Not all Arendtian passages are blatant and parsed out — bear in mind that this section on Willing has undergone the strongest revision by the editor – but one thing emerges clearly: the contemporaneity/ coincidence between the thought of the “eternal recurrence” — neither a theory nor a doctrine, but a thought-experiment — and the deconstruction of the cause-effect relation between will and action. In other words, the coincidence between an experimental return to the concept of ancient cyclical time and the disclaim of the will as force that brings forth a purposive action. The Eternal recurrence appears to Hannah Arendt a theoretical device very similar to theodicies. In the case of Nietzsche, it would offer the solution to the problem of all human evil related to resentment, from thirst for vengeance to thirst for dominating others. All that weighs on humanity, in sum, would derive for him from the sense of powerless rage of a will that cannot will backward. Hence, the necessity to think of a human being able to overcome resentment; the overman, the superman who is able to transcend himself and says yes to life as it repeats tself, again and again. Only thus, the “It was” can transform into “Thus I willed it”. The Overman, actually, is the creature that is strong enough (or better his will is strong enough) to do without meaning in things, “the creature that can endure to live in a meaningless world”. This would be — Arendt argues — for Nietzsche the only possible redemption from the negative, from guilt and suffering, a redemption that does not entail an escape into the metaphysical and religious lies of an eternal Being beyond becoming. “Eternal Recurrence” is the name that this redeeming thought acquires when it announces the “Innocence of all becoming” (Die Unschuld des Werdens).
Not very different substantially from the Deleuzian interpretation, though opposite in the valuation, for Hannah Arendt the Nietzschean Wille zur Macht would celebrate the power and force of accepting the freedom of a world redeemed from the weight of responsibility, of the difference between good and evil. In the temporal circularity, in which “Everything passes” and “Everything returns”, the linear construction of time shatters, which contemplates a past, a present and a future, a cause, a result, and an end. Any moral distinction loses meaning within a framework that “makes Being swings within itself”.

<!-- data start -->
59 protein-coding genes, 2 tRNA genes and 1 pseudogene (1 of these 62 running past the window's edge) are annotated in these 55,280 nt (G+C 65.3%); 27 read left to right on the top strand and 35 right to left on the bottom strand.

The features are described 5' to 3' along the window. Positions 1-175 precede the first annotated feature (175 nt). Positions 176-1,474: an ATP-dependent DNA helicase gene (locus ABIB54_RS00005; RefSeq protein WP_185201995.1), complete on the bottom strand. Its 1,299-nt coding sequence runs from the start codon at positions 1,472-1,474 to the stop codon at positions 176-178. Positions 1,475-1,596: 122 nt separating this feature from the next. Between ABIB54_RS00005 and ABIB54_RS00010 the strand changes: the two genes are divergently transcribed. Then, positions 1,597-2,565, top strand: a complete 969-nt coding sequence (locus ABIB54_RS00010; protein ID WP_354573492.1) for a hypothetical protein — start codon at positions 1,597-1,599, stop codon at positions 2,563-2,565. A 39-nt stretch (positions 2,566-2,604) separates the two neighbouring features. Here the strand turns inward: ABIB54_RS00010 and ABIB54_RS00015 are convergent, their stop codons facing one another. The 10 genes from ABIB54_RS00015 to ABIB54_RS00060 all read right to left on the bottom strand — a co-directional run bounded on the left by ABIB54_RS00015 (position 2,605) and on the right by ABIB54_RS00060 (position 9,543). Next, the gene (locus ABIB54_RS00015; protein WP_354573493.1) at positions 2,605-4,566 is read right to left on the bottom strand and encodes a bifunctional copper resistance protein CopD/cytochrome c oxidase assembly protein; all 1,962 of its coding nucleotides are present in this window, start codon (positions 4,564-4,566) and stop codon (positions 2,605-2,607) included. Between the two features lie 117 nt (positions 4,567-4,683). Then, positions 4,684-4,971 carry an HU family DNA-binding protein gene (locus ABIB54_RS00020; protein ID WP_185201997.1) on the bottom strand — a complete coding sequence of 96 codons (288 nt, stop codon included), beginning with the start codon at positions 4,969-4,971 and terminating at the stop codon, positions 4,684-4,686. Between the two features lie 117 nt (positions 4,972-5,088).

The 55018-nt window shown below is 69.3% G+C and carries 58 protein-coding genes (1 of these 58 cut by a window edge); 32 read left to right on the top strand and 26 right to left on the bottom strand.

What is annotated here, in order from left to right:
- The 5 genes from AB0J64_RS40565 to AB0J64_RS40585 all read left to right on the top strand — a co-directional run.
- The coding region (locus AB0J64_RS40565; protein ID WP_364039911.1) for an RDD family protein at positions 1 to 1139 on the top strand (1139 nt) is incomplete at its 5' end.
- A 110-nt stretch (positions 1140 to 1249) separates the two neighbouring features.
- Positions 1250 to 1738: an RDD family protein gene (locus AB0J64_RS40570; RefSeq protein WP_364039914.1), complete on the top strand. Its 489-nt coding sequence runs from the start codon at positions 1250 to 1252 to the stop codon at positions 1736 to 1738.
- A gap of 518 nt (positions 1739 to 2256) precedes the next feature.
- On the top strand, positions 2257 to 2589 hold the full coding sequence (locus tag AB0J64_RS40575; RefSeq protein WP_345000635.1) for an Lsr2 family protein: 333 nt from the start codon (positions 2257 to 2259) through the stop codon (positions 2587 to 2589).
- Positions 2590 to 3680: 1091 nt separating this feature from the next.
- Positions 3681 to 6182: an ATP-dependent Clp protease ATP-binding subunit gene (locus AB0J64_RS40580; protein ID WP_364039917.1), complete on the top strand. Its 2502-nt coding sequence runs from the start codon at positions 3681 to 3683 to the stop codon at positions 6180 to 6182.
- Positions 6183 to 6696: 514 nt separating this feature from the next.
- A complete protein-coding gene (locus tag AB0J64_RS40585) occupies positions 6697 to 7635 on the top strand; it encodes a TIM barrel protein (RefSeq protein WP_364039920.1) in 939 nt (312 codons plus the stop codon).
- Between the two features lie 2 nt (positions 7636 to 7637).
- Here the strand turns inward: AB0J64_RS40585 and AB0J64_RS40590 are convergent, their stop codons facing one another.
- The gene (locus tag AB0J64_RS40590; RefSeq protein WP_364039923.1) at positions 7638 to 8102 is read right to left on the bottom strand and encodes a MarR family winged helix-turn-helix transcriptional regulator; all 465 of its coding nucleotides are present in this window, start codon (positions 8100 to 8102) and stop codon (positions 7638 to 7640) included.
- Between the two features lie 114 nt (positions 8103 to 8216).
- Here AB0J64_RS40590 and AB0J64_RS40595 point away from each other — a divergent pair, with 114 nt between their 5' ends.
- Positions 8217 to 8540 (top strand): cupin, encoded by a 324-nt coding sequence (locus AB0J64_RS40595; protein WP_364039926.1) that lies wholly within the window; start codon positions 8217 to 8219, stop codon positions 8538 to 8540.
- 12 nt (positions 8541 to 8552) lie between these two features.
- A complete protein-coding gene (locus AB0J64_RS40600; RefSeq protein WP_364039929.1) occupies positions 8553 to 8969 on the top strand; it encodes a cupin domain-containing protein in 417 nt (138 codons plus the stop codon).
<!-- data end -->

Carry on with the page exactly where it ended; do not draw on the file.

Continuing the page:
But the constellation of concepts with which Nietzsche things of being as eternal recurrence and will to power, for Hannah Arendt, and this is her pivotal remark, does not correspond to anything but Life itself: the “sheer life” with its eternal and always identical repetition, day after day, season after season. As if Nietzsche – this is the implicit Arendtian conclusion – fell back on the same logic that always tried to justify evil – specifically evil emerging from resentment – drowning it and denying it in the innocent and necessary flux of being. Now, in the case of Nietzsche, being that is one with becoming, which is in turn one with life. If the sense of being is becoming and if becoming is the will to power, in the sense of the affirmative power of life, nothing is left for evaluating the world. All the freedom we have left is to say yes to life, and Amen.
Being is becoming, becoming is will to power, will to power is life itself! If the chain of correlations is not unfair to Nietzsche’s thought, the way in which she simplifies the Nietzschean idea of life perhaps is! My impression is that here Hannah Arendt is superposing her own concept of life as zoe to Nietzsche’s.
It is known that Arendt’s concept of life is based on the distinction between zoe and bios: a distinction that in turn suffers from the never overcome dualism between a “realm of necessity” and a “realm of freedom,” between nature and culture. I am also convinced that in her last works this hiatus is reduced, as far as the interpretation of Nietzschean philosophy, the concept of life she projects is not unlike the one that in The Human Condition corresponded to the condition of the animal laborans, life as zoe, as ‘naked life’. In other words she takes for granted that Life, in Nietzsche’s thought as well, is conceived of as the eternal movement of living organisms; life as that process “that everywhere uses up durability, wears it down, makes it disappear, until eventually dead matter, the result of small, single, cyclical, life processes, returns into the over-all gigantic circle of nature herself, where no beginning and no end exist and where all nature things swing in changeless, deathless repetition. It is this blind force of life, which reproduces itself without pause according to the law of the necessity of nature, which does not know birth nor death, that represents in Arendt a continuous challenge and a constant threat to the meaning (sense?) of the world, to the singular meaning of the plurality of the biographies of its mortal dwellers. That is why, in her eyes, Friedrich Nietzsche elevating zoe to absolute value, beside unmasking the lie of transcendence, has jeopardized the meaning of the world.